I am happy to announce that Jon Piccini and I will be launching the book that we have co-edited with Matthew Worley, The Far Left in Australian since 1945, at Historical Materialism Sydney next month. Joining Jon and I will be contributors Ana Stevenson and Isabelle Barrett Meyering, as well as Hannah Forsyth.
The launch will be at the University of Sydney Business School on Thursday 13 December at 4.15pm. More details about HM Sydney are here.
If you can’t attend the book launch, you can still pick the book up on sale for only $40 from Routledge here. Or if you’re in Melbourne, grab a copy from the New International Bookshop.
I am very happy to announce that for the new paperback editions of Against the Grain and Waiting for the Revolution – our two books on the British far left from 1956 – Manchester University Press have designed new covers for each volume. Inspired by the left-wing pamphlets of the 1970s, Matt and I are excited to see them!
The new edition of Against the Grain is available to order now from here.
The new edition of Waiting for the Revolution is available for pre-order here. It will be published in March 2019.
This is just a quick announcement to let you all know that the paperback edition of my book British Communism and the Politics of Race will be out next month through Haymarket Books. You can pre-order it now here.
You can read an interview I did with Selim Nadi for the Historical Materialism blog about the book here. And you can read an interview I did Alex Carnovic for the CPGB’s Weekly Worker here.
Within and Against the Metropole: Communism and Transnational Anti-Colonialism in Interwar Europe
(University of Manchester// November 30th, 2018// 9:30 am- 4:30 pm)
The professed internationalism and anti-imperialism of the communist movement has attracted the attention of historians of transnational labour movements, empire and colonialism. A resurgence in studies which focus on the relationship between communists and anti-colonial movements has taken place, due to both the growing availability of formerly-restricted source materials, and the rise of increasingly-sophisticated transnational methodologies. These new sources and methods have allowed for a richer study of the development, growth, transformation, and decline of anti-colonial networks involving communist activists, with emphasis placed on the role of border-crossing populations and individuals, local cultures of activism, and patterns of conflict and cooperation in both the Comintern and national Communist Parties’ apparatuses.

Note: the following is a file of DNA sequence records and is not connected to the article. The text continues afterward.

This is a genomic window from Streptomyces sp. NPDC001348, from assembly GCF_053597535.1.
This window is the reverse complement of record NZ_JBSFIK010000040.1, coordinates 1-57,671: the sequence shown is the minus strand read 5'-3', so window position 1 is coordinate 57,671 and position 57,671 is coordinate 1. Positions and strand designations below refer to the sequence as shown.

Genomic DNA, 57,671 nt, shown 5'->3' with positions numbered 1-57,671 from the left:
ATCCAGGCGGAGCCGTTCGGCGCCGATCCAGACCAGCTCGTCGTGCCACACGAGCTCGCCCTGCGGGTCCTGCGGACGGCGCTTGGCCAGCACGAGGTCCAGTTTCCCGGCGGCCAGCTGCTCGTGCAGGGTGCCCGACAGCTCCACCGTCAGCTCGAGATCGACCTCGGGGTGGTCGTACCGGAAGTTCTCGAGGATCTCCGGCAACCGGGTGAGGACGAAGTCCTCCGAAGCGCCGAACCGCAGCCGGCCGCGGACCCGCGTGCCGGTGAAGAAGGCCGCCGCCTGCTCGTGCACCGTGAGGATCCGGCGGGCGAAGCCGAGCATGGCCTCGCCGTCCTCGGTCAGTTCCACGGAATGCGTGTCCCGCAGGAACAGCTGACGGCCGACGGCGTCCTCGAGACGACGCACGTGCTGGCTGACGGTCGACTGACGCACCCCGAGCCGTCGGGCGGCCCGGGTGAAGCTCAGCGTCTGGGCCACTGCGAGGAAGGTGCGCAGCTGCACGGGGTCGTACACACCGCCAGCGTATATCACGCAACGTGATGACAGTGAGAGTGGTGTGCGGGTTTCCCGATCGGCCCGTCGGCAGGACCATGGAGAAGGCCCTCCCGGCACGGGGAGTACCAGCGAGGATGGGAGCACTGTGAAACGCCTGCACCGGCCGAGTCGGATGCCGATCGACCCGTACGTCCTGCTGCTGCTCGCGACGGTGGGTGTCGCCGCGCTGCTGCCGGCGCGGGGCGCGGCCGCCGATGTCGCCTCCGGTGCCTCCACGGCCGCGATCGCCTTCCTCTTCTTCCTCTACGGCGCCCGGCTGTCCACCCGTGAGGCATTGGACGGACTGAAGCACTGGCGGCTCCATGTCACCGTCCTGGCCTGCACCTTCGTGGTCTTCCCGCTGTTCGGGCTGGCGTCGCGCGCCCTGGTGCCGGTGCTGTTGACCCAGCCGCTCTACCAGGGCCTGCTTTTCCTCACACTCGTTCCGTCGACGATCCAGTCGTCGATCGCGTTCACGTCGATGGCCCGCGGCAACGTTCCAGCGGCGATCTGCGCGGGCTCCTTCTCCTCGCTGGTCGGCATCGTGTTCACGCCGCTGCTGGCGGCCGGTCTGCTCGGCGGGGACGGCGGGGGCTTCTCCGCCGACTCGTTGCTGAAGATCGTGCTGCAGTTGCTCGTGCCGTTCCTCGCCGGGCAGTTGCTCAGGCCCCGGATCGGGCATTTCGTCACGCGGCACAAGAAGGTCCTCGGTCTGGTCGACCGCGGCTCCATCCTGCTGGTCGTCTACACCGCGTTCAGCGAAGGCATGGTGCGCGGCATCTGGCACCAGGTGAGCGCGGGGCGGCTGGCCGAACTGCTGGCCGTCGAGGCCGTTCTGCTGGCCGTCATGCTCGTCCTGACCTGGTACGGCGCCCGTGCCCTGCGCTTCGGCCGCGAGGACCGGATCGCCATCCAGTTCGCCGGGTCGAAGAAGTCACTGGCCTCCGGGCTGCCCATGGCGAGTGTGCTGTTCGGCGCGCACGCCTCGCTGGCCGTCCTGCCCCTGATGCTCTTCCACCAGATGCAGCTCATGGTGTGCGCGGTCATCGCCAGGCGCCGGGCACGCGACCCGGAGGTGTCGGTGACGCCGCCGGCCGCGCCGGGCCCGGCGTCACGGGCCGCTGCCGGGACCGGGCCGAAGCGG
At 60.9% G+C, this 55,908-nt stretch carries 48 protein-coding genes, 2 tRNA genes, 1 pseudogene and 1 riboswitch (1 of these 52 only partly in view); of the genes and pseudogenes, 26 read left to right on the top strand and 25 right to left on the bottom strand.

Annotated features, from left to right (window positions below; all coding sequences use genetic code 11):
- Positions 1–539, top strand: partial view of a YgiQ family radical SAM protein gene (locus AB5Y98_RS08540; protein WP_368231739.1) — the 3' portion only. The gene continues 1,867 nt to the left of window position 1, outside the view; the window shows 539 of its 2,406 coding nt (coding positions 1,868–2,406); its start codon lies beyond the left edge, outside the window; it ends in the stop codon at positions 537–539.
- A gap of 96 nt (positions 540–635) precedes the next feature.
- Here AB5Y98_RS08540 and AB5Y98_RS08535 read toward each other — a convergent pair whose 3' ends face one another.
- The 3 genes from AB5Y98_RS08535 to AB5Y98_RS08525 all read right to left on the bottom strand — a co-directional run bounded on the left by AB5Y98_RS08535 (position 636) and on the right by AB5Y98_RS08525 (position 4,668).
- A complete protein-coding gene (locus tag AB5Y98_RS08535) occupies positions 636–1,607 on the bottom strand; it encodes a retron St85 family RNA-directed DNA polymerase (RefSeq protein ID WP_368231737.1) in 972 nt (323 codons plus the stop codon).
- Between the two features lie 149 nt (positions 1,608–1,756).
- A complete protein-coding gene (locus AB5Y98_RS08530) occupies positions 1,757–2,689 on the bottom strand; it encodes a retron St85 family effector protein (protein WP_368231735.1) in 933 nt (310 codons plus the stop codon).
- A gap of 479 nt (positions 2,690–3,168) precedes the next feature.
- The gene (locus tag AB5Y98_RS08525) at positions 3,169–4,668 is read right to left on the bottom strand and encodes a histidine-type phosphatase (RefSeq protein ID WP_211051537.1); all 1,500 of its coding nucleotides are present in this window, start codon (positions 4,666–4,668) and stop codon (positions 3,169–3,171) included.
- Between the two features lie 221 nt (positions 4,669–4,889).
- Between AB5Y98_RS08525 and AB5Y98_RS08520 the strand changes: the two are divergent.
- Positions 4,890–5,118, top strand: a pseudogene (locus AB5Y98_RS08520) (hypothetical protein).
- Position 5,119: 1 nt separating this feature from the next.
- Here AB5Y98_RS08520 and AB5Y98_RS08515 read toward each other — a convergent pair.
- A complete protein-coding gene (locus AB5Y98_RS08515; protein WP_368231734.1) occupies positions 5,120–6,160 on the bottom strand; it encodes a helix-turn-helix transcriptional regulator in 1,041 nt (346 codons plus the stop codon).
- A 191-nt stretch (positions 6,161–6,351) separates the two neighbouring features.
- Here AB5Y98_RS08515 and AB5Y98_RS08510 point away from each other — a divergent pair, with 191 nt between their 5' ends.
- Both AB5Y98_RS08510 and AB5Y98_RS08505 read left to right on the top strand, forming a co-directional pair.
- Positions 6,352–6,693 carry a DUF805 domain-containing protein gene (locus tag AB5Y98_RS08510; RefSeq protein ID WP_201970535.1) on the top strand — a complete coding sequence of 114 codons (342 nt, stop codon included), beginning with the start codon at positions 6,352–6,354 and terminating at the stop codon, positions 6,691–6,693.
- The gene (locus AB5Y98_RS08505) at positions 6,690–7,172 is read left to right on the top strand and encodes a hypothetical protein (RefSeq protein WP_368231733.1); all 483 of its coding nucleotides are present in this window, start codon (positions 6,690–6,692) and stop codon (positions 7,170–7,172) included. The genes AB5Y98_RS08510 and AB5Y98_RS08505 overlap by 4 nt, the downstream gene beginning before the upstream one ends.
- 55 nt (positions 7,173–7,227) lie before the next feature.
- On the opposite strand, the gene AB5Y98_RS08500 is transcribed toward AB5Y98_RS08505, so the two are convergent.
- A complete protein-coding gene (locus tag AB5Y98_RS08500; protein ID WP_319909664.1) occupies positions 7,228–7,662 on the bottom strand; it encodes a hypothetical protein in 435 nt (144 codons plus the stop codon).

This one-day conference will bring together an international group of scholars to explore the relationship between communism and anti-colonialism in the interwar period. This will include sessions on the transnational connections and journeys of individual activists and their relationship to the structures of international communism; various anti-colonial milieus’ connections to labour and social movements in differing national and regional contexts; and the broader relationships between communists, race, and nationalism, both in colonial and metropolitan settings.
Confirmed speakers include:
- Satnam Virdee (University of Glasgow)
- Kasper Braskén (Åbo Akademi)
- Oleksa Drachewych (Independent Scholar)
- Daniel Edmonds (Independent Scholar)
- David Featherstone (University of Glasgow)
- Kate O’Malley (Royal Irish Academy)
- Professors Kevin Morgan, John Callaghan, and Neville Kirk, in a roundtable discussion.
Thanks to the generosity of the Jean Monnet Centre of Excellence, attendance will be free, and registered attendees will receive lunch as well as tea and coffee. To book your place please email email@example.com
History and Policy has published an opinion piece by Andrekos Varnava and I on our research into the controlling of Cypriot migration to the UK in the 1920s-30s. It is based on our article in English Historical Research last year and some of the research we have been doing as part of our ARC project on border control in Britain and Australia. You can read the piece here.
I am excited to let you all know that the Verso Books blog published a piece by Jon Piccini and I on the old left, new left and the ‘long 1968’ in Australia. It is based on the introduction to our new book (co-edited with Matthew Worley), The Far Left in Australia since 1945, which will be published by Routledge in July.
You can pre-order the paperback version here. We will hopefully having a book launch in Melbourne in late August. More details to follow!
I am very excited that the ECR blog for the Australian Historical Association has featured an article by me on surviving in academia without tenure. Here is the first paragraph:
I have decided that the best way to write about being a non-tenured academic in Australia in the humanities/social sciences is to talk about surviving. But it is not about personal resilience in an attempt to overcome the problems of academia, but about recognising that working in academia on a casual, fixed-term or independent basis requires survival in the face of institutional pressures and pitfalls.
You can read the rest of the piece here.